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Alaska Airlines investigation would halt in shutdown, NTSB says

Congressional leaders are working to get a funding extension passed by Friday

Jennifer Homendy, chair of the National Transportation Safety Board.
Jennifer Homendy, chair of the National Transportation Safety Board. (Tom Williams/CQ Roll Call file photo)

National Transportation Safety Board Chair Jennifer Homendy warned Wednesday that a partial government shutdown would force the board to pause its investigation into an Alaska Airlines accident in which a Boeing 737 MAX 9 door plug blew out mid-flight.

Homendy issued the warning in a letter to Senate Commerce Chair Maria Cantwell, D-Wash., two days before Friday’s cutoff for some federal spending authority, including the NTSB funding that is part of the Transportation-HUD spending bill.

Senate Majority Leader Charles E. Schumer, D-N.Y. said Wednesday he hopes to pass an extension of current-year funding on Thursday. The hope is that the measure would then have time to be acted upon on the House.

“If there was a government shutdown, because the [737 MAX 9] planes are grounded and because we have the information we need, our investigation will entirely pause,” Homendy said in an interview Wednesday. She said in the letter that it would also “dramatically hinder” the board’s ability to begin and complete any other investigations.

Homendy, who was on Capitol Hill Wednesday to brief the committee on the accident, said the investigation is still in its preliminary stage. It’s not clear if the accident resulted from a manufacturing error, she said.

Since the Jan. 5 accident, the Federal Aviation Administration has grounded all Boeing 737 MAX 9 aircraft and Boeing announced it is evaluating its quality control measures. FAA Administrator Mike Whitaker briefed senators virtually Wednesday and Homendy said that she and Whitaker talk daily about the investigation.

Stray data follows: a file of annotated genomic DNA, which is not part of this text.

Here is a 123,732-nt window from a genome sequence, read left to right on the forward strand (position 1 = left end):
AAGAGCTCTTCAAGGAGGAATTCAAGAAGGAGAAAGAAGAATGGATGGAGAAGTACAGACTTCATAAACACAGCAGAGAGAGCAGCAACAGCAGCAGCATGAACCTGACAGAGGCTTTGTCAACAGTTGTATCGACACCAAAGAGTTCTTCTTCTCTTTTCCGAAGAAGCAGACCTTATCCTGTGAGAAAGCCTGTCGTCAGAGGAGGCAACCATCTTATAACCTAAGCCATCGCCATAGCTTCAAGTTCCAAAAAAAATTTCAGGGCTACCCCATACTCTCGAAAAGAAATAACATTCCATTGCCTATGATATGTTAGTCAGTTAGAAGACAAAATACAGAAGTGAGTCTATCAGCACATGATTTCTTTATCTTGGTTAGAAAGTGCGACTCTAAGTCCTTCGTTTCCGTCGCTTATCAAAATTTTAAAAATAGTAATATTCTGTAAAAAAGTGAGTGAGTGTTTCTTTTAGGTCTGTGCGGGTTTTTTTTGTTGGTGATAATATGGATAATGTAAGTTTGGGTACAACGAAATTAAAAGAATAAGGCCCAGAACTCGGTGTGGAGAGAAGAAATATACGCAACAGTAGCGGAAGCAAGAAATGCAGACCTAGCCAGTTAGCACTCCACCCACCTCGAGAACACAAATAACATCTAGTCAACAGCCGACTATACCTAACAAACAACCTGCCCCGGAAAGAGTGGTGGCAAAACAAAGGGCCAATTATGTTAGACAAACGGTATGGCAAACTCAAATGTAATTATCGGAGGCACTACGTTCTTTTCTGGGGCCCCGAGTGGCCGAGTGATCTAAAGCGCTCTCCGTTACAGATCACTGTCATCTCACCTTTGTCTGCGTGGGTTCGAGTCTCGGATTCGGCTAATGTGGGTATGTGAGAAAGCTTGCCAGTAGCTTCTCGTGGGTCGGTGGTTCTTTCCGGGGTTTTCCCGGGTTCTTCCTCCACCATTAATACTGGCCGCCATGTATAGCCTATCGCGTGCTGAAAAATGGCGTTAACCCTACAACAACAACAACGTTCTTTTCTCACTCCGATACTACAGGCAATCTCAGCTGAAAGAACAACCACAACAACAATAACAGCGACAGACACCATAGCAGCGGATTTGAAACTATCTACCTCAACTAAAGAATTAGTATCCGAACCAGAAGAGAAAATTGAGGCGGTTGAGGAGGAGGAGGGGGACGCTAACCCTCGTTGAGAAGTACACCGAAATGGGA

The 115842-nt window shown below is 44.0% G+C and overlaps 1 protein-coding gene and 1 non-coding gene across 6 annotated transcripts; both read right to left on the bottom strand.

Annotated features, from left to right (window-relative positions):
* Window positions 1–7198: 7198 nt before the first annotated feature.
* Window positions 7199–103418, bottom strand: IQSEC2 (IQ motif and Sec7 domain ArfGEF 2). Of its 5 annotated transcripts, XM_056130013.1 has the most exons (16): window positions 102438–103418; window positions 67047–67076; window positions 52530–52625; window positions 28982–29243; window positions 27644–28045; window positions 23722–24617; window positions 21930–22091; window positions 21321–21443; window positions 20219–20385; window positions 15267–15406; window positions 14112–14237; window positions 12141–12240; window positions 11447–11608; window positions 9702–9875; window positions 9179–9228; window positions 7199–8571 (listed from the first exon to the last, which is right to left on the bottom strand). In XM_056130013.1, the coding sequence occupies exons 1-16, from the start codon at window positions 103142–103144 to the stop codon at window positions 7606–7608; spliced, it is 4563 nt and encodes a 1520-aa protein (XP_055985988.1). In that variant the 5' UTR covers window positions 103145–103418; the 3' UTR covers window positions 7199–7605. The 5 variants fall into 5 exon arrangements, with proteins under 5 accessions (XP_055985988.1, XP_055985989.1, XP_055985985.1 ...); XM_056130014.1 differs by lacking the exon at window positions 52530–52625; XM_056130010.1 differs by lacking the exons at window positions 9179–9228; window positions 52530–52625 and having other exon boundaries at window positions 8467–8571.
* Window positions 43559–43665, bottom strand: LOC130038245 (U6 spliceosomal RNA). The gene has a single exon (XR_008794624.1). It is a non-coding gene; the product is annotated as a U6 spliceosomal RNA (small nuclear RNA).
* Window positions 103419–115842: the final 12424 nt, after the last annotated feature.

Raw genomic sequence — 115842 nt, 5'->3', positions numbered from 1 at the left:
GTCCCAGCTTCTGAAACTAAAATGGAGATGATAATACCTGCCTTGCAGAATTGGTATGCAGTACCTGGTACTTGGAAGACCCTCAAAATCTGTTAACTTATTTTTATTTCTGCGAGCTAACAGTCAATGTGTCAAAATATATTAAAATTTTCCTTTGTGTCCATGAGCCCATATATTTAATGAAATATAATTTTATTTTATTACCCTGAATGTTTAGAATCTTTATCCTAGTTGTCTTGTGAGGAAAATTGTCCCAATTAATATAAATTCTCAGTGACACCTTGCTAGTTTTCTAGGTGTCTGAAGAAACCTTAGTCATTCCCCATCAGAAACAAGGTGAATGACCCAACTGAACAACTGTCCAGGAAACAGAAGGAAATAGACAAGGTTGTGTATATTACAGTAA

“Right now we need to figure out what happened to this aircraft. The evidence tells us a story on what occurred,” she said. “What we find in this investigation will help the FAA in their efforts to ensure proper inspection, proper maintenance and proper repair.”

Cantwell sent a letter of her own last week asking FAA to share documentation of its safety audits of Boeing and the builder of Max 9 fuselages, Spirit AeroSystems, over the last two years. Cantwell said the briefing also focused on oversight of the FAA’s investigation process.

“Yes, manufacturers have to submit specifications of design and they have to meet those, but you also have to have a very strong oversight, second system of redundancy to make sure that that really does meet the standards of certification,” Cantwell said after the briefing on Wednesday.

Whitaker and Homendy also told senators that important provisions in the Senate FAA reauthorization bill would help in their investigations, Cantwell said. Homendy cited a provision, for example, that would require some aircraft to be fitted with a cockpit voice recorder capable of recording up to 25 hours.

In the case of Alaska Airlines Flight 1282, the jet’s cockpit voice recorder data was overwritten because of it has only a two-hour capacity. Homendy estimated that NTSB is missing important cockpit voice recorder data on about 10 accidents over the past several years.

“We are going to want to hear everything that’s going on in the cockpit . . . we can pinpoint to the smallest sound, almost inaudible, with our equipment in the lab so we can hear how the engine is running,” Homendy said. “In this situation all we have then to rely on is the interviews with the crew.”

Cantwell and the panel’s ranking member Ted Cruz, R-Texas, said they intend to hold a public hearing on the accident. Cantwell added that she would invite representatives from Boeing and Spirit AeroSystems.

“People get on a plane, they expect the doors to stay on — and so that didn’t happen,” Cruz said in an interview. “My staff and I will continue pressing the agencies to make sure we’re doing everything possible to ensure that these planes are safe.”

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